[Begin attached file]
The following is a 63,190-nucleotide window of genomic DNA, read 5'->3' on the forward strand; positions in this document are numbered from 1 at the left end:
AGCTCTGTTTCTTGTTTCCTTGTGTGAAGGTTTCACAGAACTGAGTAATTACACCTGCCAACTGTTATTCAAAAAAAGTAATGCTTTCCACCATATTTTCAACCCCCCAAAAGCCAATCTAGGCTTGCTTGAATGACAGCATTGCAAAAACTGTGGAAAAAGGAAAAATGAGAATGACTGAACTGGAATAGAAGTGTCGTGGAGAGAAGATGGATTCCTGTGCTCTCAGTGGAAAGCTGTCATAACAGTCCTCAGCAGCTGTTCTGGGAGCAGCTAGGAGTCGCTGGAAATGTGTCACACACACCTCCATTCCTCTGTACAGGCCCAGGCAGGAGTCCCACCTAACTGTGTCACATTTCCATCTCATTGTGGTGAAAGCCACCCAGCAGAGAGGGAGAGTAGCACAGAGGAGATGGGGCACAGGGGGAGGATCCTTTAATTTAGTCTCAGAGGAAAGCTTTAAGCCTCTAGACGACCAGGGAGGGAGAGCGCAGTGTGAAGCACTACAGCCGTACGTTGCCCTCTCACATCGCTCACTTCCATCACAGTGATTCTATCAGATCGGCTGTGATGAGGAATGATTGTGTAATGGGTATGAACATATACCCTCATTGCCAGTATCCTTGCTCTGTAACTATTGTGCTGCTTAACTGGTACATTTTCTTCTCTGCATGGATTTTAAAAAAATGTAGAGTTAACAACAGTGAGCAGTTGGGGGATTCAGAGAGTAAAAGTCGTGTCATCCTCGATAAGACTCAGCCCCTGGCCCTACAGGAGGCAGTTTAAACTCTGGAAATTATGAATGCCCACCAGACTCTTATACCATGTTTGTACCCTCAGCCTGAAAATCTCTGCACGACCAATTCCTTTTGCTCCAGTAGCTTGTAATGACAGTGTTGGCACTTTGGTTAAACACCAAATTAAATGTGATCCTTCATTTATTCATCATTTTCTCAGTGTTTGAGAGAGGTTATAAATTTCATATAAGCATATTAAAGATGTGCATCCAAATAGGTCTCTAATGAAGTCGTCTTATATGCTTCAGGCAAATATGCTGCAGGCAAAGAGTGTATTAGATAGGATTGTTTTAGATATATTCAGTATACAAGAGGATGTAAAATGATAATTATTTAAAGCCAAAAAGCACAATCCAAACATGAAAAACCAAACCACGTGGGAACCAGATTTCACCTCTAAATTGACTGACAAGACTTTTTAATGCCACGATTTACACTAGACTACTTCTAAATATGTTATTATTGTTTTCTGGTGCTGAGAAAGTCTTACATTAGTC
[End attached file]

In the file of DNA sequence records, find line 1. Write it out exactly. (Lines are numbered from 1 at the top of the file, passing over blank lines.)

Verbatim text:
The following is a 63,190-nucleotide window of genomic DNA, read 5'->3' on the forward strand; positions in this document are numbered from 1 at the left end: